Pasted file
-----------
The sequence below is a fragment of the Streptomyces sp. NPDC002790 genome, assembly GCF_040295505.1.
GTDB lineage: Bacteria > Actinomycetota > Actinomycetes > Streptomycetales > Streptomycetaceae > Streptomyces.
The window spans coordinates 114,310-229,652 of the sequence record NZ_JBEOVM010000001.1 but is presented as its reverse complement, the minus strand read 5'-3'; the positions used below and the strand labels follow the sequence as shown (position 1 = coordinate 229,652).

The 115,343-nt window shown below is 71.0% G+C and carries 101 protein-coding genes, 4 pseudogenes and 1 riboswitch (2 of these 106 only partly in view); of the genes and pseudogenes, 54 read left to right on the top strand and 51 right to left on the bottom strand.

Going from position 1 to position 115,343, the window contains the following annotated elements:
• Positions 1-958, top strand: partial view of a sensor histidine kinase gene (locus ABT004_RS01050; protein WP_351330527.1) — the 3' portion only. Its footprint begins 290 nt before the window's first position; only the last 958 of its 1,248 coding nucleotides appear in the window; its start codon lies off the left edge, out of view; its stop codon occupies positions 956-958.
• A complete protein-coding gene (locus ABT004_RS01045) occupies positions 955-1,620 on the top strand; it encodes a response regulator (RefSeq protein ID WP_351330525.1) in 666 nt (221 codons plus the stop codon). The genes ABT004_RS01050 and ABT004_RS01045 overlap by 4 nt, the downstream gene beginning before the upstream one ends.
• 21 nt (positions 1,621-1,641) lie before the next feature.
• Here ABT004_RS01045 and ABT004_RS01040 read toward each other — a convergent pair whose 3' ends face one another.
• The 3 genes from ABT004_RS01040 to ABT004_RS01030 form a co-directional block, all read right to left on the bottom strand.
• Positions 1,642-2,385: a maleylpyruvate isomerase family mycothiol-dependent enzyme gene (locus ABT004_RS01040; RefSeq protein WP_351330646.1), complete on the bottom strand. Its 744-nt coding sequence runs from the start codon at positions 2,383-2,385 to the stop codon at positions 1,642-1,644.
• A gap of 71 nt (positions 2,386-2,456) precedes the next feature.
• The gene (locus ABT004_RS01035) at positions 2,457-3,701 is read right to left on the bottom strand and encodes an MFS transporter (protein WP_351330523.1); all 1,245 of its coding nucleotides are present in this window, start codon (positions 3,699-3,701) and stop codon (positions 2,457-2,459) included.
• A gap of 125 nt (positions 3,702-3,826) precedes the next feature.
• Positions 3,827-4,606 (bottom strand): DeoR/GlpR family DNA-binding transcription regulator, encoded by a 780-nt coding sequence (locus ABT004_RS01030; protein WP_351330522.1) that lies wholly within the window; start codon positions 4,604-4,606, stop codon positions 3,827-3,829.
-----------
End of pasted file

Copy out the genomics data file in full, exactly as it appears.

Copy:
The sequence below is a fragment of the Streptomyces sp. NPDC002790 genome, assembly GCF_040295505.1.
GTDB lineage: Bacteria > Actinomycetota > Actinomycetes > Streptomycetales > Streptomycetaceae > Streptomyces.
The window spans coordinates 114,310-229,652 of the sequence record NZ_JBEOVM010000001.1 but is presented as its reverse complement, the minus strand read 5'-3'; the positions used below and the strand labels follow the sequence as shown (position 1 = coordinate 229,652).

The 115,343-nt window shown below is 71.0% G+C and carries 101 protein-coding genes, 4 pseudogenes and 1 riboswitch (2 of these 106 only partly in view); of the genes and pseudogenes, 54 read left to right on the top strand and 51 right to left on the bottom strand.

Going from position 1 to position 115,343, the window contains the following annotated elements:
• Positions 1-958, top strand: partial view of a sensor histidine kinase gene (locus ABT004_RS01050; protein WP_351330527.1) — the 3' portion only. Its footprint begins 290 nt before the window's first position; only the last 958 of its 1,248 coding nucleotides appear in the window; its start codon lies off the left edge, out of view; its stop codon occupies positions 956-958.
• A complete protein-coding gene (locus ABT004_RS01045) occupies positions 955-1,620 on the top strand; it encodes a response regulator (RefSeq protein ID WP_351330525.1) in 666 nt (221 codons plus the stop codon). The genes ABT004_RS01050 and ABT004_RS01045 overlap by 4 nt, the downstream gene beginning before the upstream one ends.
• 21 nt (positions 1,621-1,641) lie before the next feature.
• Here ABT004_RS01045 and ABT004_RS01040 read toward each other — a convergent pair whose 3' ends face one another.
• The 3 genes from ABT004_RS01040 to ABT004_RS01030 form a co-directional block, all read right to left on the bottom strand.
• Positions 1,642-2,385: a maleylpyruvate isomerase family mycothiol-dependent enzyme gene (locus ABT004_RS01040; RefSeq protein WP_351330646.1), complete on the bottom strand. Its 744-nt coding sequence runs from the start codon at positions 2,383-2,385 to the stop codon at positions 1,642-1,644.
• A gap of 71 nt (positions 2,386-2,456) precedes the next feature.
• The gene (locus ABT004_RS01035) at positions 2,457-3,701 is read right to left on the bottom strand and encodes an MFS transporter (protein WP_351330523.1); all 1,245 of its coding nucleotides are present in this window, start codon (positions 3,699-3,701) and stop codon (positions 2,457-2,459) included.
• A gap of 125 nt (positions 3,702-3,826) precedes the next feature.
• Positions 3,827-4,606 (bottom strand): DeoR/GlpR family DNA-binding transcription regulator, encoded by a 780-nt coding sequence (locus ABT004_RS01030; protein WP_351330522.1) that lies wholly within the window; start codon positions 4,604-4,606, stop codon positions 3,827-3,829.